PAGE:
“Was Augustine ‘political’ for writing City of God? Or for criticizing Roman state corruption and bad officials? Of course not,” Chaput said.

“Politics is a subset of Christian discipleship, and sometimes bishops need to speak and act with conviction in the public square in an unpopular way. That’s always been the case.”

“Politics is important, but it’s not what the Gospel is about,” he said. …

“The history of the Church is not the history of bishops, it’s the history of all of us together working for the glory of God.”

Clock of life

Fulton Sheen gave a talk called “The Approach of Midnight” in the 1970s, imagining the “clock of life”:

“I want you to picture a great and gigantic clock of life. Here is dawn; here is noon; here is dusk; here is midnight. The clock of life at the very beginning of the day is beginning to extinguish life: feticide, the killing of human persons in the womb. That’s the first stroke of the clock.

Then we come to noon: lives in middle age. We’ve already had this strike: six million Jews burned by Hitler. Life at the beginning, life at noon.

Life in the evening. Now euthanasia is recommended: gerocide, the killing of the old. In fact, three American professors in large universities have recommended the killing off of Bangladesh and India, that the rest of us may survive.

Now, what’s going to happen to a world that takes life at dawn, life at noon, life at dusk? We’re eventually going to come to midnight. The United States and Russia have enough nuclear armaments to drop [the equivalent of] ten tons of TNT on every man, woman, and child in the world. That’s the midnight of necrophilism…

It’s not just life at dawn we’re protecting. It’s life at noon; it’s life at dusk; it’s life at midnight…

Go into the world and tell everyone that you meet: there is a life in the womb!”

A consistent life ethic…

A snapshot of the health of American families

Lyman Stone breaks down some of the latest data on American families:

Nearly 4 in 10 children in America are not residing with their own two, married parents (biological or adoptive). This is according to the recently released 2018 American Community Survey, the largest annual social survey carried out in America. As recently as 1960, less than 2 in 10 children lived apart from two married parents, a reality which was approximately stable as far back as 1850. But while the present situation leaves many children bereft of the care, attention, and material benefits of a married household, it’s actually not as bad as it has been in the past: since 2014, the share of children living with two married parents has risen ever-so-slightly, from 61.8% to 62.3% in 2018, and data from early 2019 in the Current Population Survey suggest that 2019 will show further improvement. The period from 2011 to 2019 is the longest period of stability or improvement in children’s living situations since the 1950s. …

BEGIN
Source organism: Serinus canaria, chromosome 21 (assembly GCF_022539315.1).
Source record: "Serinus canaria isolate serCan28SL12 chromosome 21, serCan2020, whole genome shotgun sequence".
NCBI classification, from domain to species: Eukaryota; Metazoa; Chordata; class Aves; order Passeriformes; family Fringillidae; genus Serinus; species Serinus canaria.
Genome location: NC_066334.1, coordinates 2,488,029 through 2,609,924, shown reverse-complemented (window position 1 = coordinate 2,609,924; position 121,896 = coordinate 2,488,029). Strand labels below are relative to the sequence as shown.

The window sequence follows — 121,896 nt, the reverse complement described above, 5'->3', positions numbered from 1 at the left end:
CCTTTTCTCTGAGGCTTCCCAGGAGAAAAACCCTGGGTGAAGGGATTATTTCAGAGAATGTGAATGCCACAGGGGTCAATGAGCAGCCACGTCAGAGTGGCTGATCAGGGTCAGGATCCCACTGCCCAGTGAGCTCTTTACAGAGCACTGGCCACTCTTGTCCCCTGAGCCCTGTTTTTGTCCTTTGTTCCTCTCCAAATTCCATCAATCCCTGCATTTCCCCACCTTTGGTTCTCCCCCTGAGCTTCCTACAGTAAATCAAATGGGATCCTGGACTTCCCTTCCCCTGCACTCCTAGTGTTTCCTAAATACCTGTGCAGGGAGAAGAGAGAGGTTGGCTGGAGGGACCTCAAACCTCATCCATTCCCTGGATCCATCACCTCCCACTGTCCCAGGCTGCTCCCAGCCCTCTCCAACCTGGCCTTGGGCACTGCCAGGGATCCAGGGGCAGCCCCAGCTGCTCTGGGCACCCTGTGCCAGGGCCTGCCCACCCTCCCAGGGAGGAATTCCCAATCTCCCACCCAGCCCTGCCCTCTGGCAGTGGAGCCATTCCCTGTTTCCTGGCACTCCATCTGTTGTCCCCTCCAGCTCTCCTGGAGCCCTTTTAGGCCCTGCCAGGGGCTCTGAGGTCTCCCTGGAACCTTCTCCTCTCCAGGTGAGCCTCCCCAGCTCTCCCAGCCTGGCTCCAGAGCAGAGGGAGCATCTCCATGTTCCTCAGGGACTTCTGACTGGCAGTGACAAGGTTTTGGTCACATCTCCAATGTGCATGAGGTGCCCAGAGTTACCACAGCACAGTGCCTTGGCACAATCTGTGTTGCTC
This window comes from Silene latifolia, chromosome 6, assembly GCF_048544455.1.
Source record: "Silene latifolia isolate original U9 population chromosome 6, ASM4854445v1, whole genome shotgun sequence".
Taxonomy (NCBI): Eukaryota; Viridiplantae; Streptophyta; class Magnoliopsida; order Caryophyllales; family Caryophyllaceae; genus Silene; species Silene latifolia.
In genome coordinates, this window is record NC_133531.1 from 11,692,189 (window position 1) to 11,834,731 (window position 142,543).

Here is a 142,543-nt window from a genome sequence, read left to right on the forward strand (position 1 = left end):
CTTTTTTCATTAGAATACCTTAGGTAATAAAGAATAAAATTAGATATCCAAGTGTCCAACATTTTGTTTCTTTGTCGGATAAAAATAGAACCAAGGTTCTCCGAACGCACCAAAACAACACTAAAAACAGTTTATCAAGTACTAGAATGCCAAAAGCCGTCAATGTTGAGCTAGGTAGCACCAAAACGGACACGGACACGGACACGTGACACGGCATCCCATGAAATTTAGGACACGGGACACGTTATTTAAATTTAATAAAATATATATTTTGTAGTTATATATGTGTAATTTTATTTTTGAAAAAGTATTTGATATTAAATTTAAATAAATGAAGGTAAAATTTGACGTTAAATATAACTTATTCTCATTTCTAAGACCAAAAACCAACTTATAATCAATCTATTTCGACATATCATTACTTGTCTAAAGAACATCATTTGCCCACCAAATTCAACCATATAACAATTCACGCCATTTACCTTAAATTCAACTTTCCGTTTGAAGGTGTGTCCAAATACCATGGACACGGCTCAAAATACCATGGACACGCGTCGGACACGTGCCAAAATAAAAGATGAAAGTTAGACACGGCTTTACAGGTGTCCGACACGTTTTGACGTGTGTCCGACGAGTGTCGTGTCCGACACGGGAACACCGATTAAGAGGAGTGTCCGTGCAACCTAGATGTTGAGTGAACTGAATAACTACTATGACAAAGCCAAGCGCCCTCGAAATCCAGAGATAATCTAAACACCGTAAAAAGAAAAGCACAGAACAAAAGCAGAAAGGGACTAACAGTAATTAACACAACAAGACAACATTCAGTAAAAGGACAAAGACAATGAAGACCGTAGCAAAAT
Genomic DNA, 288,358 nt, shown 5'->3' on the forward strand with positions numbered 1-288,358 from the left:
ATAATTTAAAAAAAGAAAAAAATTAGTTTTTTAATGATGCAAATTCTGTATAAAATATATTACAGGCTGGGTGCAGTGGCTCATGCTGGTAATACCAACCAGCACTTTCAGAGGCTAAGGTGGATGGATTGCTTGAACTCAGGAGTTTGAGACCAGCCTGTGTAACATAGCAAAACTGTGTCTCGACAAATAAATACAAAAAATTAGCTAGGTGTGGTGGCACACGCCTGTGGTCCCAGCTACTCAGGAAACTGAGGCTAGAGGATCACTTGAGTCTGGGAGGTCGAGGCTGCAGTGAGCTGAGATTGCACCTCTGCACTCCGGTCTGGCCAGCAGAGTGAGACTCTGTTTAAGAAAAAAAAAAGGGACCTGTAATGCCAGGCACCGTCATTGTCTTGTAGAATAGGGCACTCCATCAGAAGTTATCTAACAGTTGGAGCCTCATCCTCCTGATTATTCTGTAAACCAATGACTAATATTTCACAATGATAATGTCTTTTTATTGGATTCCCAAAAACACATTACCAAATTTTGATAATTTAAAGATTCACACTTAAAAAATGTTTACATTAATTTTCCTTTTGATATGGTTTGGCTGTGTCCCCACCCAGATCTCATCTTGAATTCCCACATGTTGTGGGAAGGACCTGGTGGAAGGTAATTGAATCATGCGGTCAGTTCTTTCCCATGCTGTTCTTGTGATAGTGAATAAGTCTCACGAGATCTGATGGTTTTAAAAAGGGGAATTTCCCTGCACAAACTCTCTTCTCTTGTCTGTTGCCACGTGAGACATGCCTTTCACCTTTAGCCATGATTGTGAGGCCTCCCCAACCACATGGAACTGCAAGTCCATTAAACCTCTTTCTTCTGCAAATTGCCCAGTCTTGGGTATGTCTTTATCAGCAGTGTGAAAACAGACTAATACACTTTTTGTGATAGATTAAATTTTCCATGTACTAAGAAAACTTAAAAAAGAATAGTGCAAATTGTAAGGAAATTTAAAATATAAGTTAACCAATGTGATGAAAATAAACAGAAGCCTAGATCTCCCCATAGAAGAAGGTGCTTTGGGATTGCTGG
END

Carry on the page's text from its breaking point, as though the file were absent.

Overall, the decline in the share of kids growing up in married, two-parent households seems to have stopped for now, and there’s even been a modest recovery. But much of this change is purely compositional: Asian, Hispanic, and multiracial kids are growing as a share of children thanks to immigration and intermarriage, while African and Native American kids are not. As a result, the nationwide aggregate is improving. But among specific groups, the trends are less optimistic. Particularly for Hispanic and Native American kids, family conditions have deteriorated markedly over the last two decades.

Lyman goes into greater depth in his analysis, but the takeaway from my perspective is that there’s general reason for hope even as I suspect this stability might be a result of our healthy economy as much as any particular set of life choices within American families.